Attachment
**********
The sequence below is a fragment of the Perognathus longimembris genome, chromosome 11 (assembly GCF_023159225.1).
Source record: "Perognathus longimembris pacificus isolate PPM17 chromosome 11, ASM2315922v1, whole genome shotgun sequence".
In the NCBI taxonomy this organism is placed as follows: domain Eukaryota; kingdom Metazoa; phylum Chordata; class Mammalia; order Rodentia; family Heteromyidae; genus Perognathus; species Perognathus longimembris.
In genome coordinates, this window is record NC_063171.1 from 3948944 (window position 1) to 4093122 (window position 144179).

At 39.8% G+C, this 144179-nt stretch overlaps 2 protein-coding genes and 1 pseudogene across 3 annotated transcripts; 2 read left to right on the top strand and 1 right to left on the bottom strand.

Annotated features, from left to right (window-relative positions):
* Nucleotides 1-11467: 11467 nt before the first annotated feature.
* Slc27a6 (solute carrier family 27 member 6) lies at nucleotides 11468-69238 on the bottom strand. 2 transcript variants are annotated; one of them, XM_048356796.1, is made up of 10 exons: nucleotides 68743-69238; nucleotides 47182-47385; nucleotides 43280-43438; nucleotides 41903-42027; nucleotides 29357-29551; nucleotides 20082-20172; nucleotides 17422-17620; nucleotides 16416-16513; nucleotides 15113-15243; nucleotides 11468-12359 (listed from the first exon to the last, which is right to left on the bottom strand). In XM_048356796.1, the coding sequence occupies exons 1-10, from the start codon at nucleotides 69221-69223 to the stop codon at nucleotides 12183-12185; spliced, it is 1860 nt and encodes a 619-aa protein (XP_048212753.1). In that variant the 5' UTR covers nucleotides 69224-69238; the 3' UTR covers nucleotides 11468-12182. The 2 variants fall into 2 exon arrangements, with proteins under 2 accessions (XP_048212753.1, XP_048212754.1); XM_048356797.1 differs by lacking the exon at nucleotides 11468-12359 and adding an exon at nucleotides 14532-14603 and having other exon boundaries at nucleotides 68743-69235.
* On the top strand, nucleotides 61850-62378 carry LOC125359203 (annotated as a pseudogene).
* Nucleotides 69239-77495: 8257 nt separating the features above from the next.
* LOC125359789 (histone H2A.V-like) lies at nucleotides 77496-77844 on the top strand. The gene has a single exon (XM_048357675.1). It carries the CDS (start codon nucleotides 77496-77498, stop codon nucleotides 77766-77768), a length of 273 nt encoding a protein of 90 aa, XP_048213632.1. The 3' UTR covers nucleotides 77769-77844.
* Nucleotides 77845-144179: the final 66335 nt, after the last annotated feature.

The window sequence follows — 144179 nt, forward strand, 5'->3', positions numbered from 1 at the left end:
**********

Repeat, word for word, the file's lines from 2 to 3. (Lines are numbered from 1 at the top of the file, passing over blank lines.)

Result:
Source record: "Perognathus longimembris pacificus isolate PPM17 chromosome 11, ASM2315922v1, whole genome shotgun sequence".
In the NCBI taxonomy this organism is placed as follows: domain Eukaryota; kingdom Metazoa; phylum Chordata; class Mammalia; order Rodentia; family Heteromyidae; genus Perognathus; species Perognathus longimembris.